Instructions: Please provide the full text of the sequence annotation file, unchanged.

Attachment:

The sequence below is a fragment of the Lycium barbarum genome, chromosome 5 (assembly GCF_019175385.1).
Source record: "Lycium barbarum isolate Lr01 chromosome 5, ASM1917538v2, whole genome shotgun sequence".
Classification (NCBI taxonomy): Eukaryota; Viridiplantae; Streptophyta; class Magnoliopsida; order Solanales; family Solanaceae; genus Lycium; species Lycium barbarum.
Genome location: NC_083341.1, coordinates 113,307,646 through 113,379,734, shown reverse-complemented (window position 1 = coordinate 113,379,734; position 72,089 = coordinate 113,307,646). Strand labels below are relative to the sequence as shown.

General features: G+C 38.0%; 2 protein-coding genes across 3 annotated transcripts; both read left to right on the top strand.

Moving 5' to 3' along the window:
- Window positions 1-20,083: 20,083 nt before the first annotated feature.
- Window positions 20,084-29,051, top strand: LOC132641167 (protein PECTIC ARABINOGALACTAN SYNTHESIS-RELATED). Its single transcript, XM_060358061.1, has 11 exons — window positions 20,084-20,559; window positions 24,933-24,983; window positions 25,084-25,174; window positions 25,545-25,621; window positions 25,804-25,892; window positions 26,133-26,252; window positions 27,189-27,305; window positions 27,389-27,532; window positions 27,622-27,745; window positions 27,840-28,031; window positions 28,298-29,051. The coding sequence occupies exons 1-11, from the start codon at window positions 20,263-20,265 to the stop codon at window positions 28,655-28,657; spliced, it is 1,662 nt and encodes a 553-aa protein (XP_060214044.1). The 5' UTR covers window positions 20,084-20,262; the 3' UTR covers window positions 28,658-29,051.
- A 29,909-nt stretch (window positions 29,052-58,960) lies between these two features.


The sequence below is a fragment of the Lycium barbarum genome, chromosome 5 (assembly GCF_019175385.1).
Source record: "Lycium barbarum isolate Lr01 chromosome 5, ASM1917538v2, whole genome shotgun sequence".
Classification (NCBI taxonomy): Eukaryota; Viridiplantae; Streptophyta; class Magnoliopsida; order Solanales; family Solanaceae; genus Lycium; species Lycium barbarum.
Genome location: NC_083341.1, coordinates 113,307,646 through 113,379,734, shown reverse-complemented (window position 1 = coordinate 113,379,734; position 72,089 = coordinate 113,307,646). Strand labels below are relative to the sequence as shown.

General features: G+C 38.0%; 2 protein-coding genes across 3 annotated transcripts; both read left to right on the top strand.

Moving 5' to 3' along the window:
- Window positions 1-20,083: 20,083 nt before the first annotated feature.
- Window positions 20,084-29,051, top strand: LOC132641167 (protein PECTIC ARABINOGALACTAN SYNTHESIS-RELATED). Its single transcript, XM_060358061.1, has 11 exons — window positions 20,084-20,559; window positions 24,933-24,983; window positions 25,084-25,174; window positions 25,545-25,621; window positions 25,804-25,892; window positions 26,133-26,252; window positions 27,189-27,305; window positions 27,389-27,532; window positions 27,622-27,745; window positions 27,840-28,031; window positions 28,298-29,051. The coding sequence occupies exons 1-11, from the start codon at window positions 20,263-20,265 to the stop codon at window positions 28,655-28,657; spliced, it is 1,662 nt and encodes a 553-aa protein (XP_060214044.1). The 5' UTR covers window positions 20,084-20,262; the 3' UTR covers window positions 28,658-29,051.
- A 29,909-nt stretch (window positions 29,052-58,960) lies between these two features.